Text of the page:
While the history lesson is cool, what makes the Petoskey Stone such a coveted treasure by visitors and residents alike?
“Petoskey Stones are unique looking, and actually quite easy to spot on the beach,” said Jim Powell, the bureau’s executive director. “But I tell
“While you’re busy looking down at the sand, rocks, and waterfront, don’t forget to look up every once in a while. There’s so much natural beauty to take in all around you.”
you, once you ﬁnd your ﬁrst one—you get hooked.”
Both the stone and the town that is home to this geological treasure are named in honor of a local chief of the Odawa Nation and well-respected businessman, Chief Ignatius Petoskey, and symbolize the area’s rich history. Whether people are walking along the water’s edge or visiting the town from out of state, the sheer number of gift shops and stores offering the stones or trinkets made out of the fossils speaks to the demand for the keepsake.
“We’ll get people in at the visitor’s center on a drizzly day wondering what to do,” said Powell. “I tell them, consider it good luck because that’s the best time to look for Petoskey Stones.”
With the faint outline on the stone, you can sometimes miss the intricate
fossilized coral imprint. However, the outline becomes clearer and easier to ﬁnd when the stones are wet. Which often leads to the question—are Petoskey Stones hard to ﬁnd? Powell says, “no.”
“Each spring, after the ice recedes, the weather, wind, and waves bring new stones to the surface,” said Powell. “By the end of summer, they may seem pretty picked over, but one good storm can always stir up more.”
Powell adds, “While you’re busy looking down at the sand, rocks, and waterfront, don’t forget to look up every once in a while. There’s so much natural beauty to take in all around you.”
This is just one of many tips the Visitors Bureau can offer. Powell has several helpful suggestions if you’re a newbie rock hound.
Always be careful and mind your surroundings— especially if you’re walking on rocks, which can be slippery. Also, keep an eye out for wave action, and don’t get too close to the breakwater.
PUBLIC VS. PRIVATE
Be aware of your location. While public beaches and parks offer full access to visitors, make sure you haven’t wandered onto someone’s private property. Bayfront Park or Magnus Park are good places to start.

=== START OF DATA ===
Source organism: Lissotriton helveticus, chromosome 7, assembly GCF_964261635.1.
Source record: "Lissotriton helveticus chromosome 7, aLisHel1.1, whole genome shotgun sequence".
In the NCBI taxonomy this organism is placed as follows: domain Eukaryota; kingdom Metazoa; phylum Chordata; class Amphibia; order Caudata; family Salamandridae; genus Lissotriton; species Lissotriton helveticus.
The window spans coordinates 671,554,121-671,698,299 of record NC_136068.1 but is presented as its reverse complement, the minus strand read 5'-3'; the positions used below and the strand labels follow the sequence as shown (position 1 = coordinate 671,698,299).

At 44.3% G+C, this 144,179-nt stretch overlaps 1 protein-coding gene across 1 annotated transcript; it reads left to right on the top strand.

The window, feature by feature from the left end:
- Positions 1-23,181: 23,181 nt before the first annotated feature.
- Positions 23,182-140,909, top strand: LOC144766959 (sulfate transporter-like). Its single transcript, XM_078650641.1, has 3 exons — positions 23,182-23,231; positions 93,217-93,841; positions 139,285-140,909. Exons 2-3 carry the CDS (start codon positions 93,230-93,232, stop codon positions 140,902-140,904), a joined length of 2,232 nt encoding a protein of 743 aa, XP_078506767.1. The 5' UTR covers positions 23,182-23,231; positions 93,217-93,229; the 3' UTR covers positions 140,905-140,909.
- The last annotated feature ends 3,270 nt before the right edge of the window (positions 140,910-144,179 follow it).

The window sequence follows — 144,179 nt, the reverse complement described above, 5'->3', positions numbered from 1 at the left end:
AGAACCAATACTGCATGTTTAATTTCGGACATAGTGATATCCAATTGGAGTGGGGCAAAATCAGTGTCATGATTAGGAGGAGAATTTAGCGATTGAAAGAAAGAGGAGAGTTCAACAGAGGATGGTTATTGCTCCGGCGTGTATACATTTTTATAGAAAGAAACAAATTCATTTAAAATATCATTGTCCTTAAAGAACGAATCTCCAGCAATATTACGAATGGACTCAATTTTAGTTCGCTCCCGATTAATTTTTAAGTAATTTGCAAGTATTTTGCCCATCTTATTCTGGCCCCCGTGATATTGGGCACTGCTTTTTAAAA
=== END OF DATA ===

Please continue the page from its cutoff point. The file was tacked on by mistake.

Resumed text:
HOW MANY IS TOO MANY?
Is there a limit if you’ve gotten the hang of Petoskey Stone hunting? According to the Michigan DNR, you are only allowed to remove 25 pounds of stones per year. So, unless you’ve got some massive plan for making a Petoskey Stonehenge—consider leaving some for other rock hunters.
WHERE TO BEGIN?
As we said, spring is the optimal season, but you might ﬁnd some newly turned rocks after a big storm. Bring along a bucket or other container to carry back your ﬁnds. Also, pack a garbage bag to pick up trash along the way. It’s the best way to thank the land for your treasures.
Petoskey Stones are beautiful just as they are, but they can also be sanded or polished with rock polish or mineral oil. Never put a Petoskey Stone in a rock tumbler. They are highly porous and will disintegrate— putting all your hard work to waste.
If you’re planning on being in the area, check out the Petoskey Area Visitors Bureau website to help make it a trip to remember—PetoskeyArea.com.
Enter to win up to a $50 energy bill credit!
Submit Your “Backyard Farming”
Photos By April 20!
Submit your best photo and encourage others to vote! The photo receiving the most votes in our photo contest will be printed in an issue of Country Lines, along with some of our other favorites. Our April theme is Backyard Farming
Photos can be submitted through April 20 to be featured in our June issue.
To enter the contest, visit pieg.com/photocontest
Enter your picture, cast your vote, and encourage others to vote for you as well. If your photo is printed in Country Lines during 2023, you will be entered into a drawing for a chance to win one of four $50 credits on your January 2024 bill.
2. Sweet little Colby! Donald Wilton
3. Scout the outdoor wonder dog!
4. Shaggiest ready to ride!